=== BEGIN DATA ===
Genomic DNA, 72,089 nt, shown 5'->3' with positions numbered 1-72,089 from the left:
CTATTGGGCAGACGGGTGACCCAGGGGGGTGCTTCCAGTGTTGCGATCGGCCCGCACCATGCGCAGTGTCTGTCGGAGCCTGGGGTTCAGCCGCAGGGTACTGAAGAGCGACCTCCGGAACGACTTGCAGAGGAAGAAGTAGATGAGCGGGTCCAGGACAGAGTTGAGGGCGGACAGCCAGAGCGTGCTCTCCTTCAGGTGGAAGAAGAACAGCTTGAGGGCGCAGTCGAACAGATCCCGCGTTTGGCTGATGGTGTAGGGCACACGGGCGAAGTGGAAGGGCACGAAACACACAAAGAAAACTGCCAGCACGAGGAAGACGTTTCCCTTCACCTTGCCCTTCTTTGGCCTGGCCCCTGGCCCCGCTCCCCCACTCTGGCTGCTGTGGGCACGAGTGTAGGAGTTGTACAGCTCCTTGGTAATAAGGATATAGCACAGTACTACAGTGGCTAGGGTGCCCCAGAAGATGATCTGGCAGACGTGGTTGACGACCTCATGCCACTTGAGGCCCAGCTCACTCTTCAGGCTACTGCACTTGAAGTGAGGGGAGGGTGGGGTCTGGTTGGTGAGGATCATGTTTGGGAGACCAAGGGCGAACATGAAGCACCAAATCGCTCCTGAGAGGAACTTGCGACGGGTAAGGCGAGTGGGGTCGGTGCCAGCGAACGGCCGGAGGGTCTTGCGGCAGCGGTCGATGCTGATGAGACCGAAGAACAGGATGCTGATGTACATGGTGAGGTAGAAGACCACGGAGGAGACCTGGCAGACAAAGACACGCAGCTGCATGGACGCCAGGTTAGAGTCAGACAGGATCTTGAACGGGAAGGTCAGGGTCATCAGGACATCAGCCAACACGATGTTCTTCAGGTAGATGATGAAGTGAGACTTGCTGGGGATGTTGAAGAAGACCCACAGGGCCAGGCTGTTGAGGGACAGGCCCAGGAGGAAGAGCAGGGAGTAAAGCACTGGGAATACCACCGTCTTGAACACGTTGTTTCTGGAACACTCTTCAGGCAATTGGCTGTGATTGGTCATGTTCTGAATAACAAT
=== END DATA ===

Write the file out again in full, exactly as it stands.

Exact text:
Genomic DNA, 72,089 nt, shown 5'->3' with positions numbered 1-72,089 from the left:
CTATTGGGCAGACGGGTGACCCAGGGGGGTGCTTCCAGTGTTGCGATCGGCCCGCACCATGCGCAGTGTCTGTCGGAGCCTGGGGTTCAGCCGCAGGGTACTGAAGAGCGACCTCCGGAACGACTTGCAGAGGAAGAAGTAGATGAGCGGGTCCAGGACAGAGTTGAGGGCGGACAGCCAGAGCGTGCTCTCCTTCAGGTGGAAGAAGAACAGCTTGAGGGCGCAGTCGAACAGATCCCGCGTTTGGCTGATGGTGTAGGGCACACGGGCGAAGTGGAAGGGCACGAAACACACAAAGAAAACTGCCAGCACGAGGAAGACGTTTCCCTTCACCTTGCCCTTCTTTGGCCTGGCCCCTGGCCCCGCTCCCCCACTCTGGCTGCTGTGGGCACGAGTGTAGGAGTTGTACAGCTCCTTGGTAATAAGGATATAGCACAGTACTACAGTGGCTAGGGTGCCCCAGAAGATGATCTGGCAGACGTGGTTGACGACCTCATGCCACTTGAGGCCCAGCTCACTCTTCAGGCTACTGCACTTGAAGTGAGGGGAGGGTGGGGTCTGGTTGGTGAGGATCATGTTTGGGAGACCAAGGGCGAACATGAAGCACCAAATCGCTCCTGAGAGGAACTTGCGACGGGTAAGGCGAGTGGGGTCGGTGCCAGCGAACGGCCGGAGGGTCTTGCGGCAGCGGTCGATGCTGATGAGACCGAAGAACAGGATGCTGATGTACATGGTGAGGTAGAAGACCACGGAGGAGACCTGGCAGACAAAGACACGCAGCTGCATGGACGCCAGGTTAGAGTCAGACAGGATCTTGAACGGGAAGGTCAGGGTCATCAGGACATCAGCCAACACGATGTTCTTCAGGTAGATGATGAAGTGAGACTTGCTGGGGATGTTGAAGAAGACCCACAGGGCCAGGCTGTTGAGGGACAGGCCCAGGAGGAAGAGCAGGGAGTAAAGCACTGGGAATACCACCGTCTTGAACACGTTGTTTCTGGAACACTCTTCAGGCAATTGGCTGTGATTGGTCATGTTCTGAATAACAAT